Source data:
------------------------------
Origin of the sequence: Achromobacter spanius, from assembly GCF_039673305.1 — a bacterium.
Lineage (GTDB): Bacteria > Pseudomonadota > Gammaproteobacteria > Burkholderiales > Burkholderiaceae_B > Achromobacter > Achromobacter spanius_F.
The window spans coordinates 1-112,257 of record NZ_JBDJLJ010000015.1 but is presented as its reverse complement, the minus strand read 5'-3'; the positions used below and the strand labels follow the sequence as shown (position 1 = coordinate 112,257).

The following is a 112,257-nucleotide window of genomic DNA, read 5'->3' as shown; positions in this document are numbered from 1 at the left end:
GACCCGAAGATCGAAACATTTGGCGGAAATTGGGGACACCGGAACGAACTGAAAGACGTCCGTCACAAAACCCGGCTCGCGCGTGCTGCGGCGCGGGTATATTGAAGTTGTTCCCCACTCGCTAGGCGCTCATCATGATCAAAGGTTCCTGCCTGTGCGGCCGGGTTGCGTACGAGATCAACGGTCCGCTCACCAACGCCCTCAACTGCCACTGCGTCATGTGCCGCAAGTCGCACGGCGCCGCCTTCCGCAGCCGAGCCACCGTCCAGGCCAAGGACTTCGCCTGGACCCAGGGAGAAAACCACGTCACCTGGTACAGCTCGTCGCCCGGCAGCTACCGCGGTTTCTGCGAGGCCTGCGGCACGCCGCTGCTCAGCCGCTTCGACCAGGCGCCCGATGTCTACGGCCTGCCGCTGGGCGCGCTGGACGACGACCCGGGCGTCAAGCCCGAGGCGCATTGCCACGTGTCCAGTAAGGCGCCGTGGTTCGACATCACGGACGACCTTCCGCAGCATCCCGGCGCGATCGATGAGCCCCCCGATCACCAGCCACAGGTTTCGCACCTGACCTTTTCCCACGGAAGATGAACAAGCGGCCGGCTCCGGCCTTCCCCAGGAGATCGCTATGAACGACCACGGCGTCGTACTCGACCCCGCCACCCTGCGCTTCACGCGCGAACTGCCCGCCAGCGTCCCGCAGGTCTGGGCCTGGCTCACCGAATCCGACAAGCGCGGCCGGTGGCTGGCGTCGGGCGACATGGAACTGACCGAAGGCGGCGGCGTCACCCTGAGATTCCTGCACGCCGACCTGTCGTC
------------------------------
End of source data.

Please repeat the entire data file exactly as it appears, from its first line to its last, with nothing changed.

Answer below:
Origin of the sequence: Achromobacter spanius, from assembly GCF_039673305.1 — a bacterium.
Lineage (GTDB): Bacteria > Pseudomonadota > Gammaproteobacteria > Burkholderiales > Burkholderiaceae_B > Achromobacter > Achromobacter spanius_F.
The window spans coordinates 1-112,257 of record NZ_JBDJLJ010000015.1 but is presented as its reverse complement, the minus strand read 5'-3'; the positions used below and the strand labels follow the sequence as shown (position 1 = coordinate 112,257).

The following is a 112,257-nucleotide window of genomic DNA, read 5'->3' as shown; positions in this document are numbered from 1 at the left end:
GACCCGAAGATCGAAACATTTGGCGGAAATTGGGGACACCGGAACGAACTGAAAGACGTCCGTCACAAAACCCGGCTCGCGCGTGCTGCGGCGCGGGTATATTGAAGTTGTTCCCCACTCGCTAGGCGCTCATCATGATCAAAGGTTCCTGCCTGTGCGGCCGGGTTGCGTACGAGATCAACGGTCCGCTCACCAACGCCCTCAACTGCCACTGCGTCATGTGCCGCAAGTCGCACGGCGCCGCCTTCCGCAGCCGAGCCACCGTCCAGGCCAAGGACTTCGCCTGGACCCAGGGAGAAAACCACGTCACCTGGTACAGCTCGTCGCCCGGCAGCTACCGCGGTTTCTGCGAGGCCTGCGGCACGCCGCTGCTCAGCCGCTTCGACCAGGCGCCCGATGTCTACGGCCTGCCGCTGGGCGCGCTGGACGACGACCCGGGCGTCAAGCCCGAGGCGCATTGCCACGTGTCCAGTAAGGCGCCGTGGTTCGACATCACGGACGACCTTCCGCAGCATCCCGGCGCGATCGATGAGCCCCCCGATCACCAGCCACAGGTTTCGCACCTGACCTTTTCCCACGGAAGATGAACAAGCGGCCGGCTCCGGCCTTCCCCAGGAGATCGCTATGAACGACCACGGCGTCGTACTCGACCCCGCCACCCTGCGCTTCACGCGCGAACTGCCCGCCAGCGTCCCGCAGGTCTGGGCCTGGCTCACCGAATCCGACAAGCGCGGCCGGTGGCTGGCGTCGGGCGACATGGAACTGACCGAAGGCGGCGGCGTCACCCTGAGATTCCTGCACGCCGACCTGTCGTC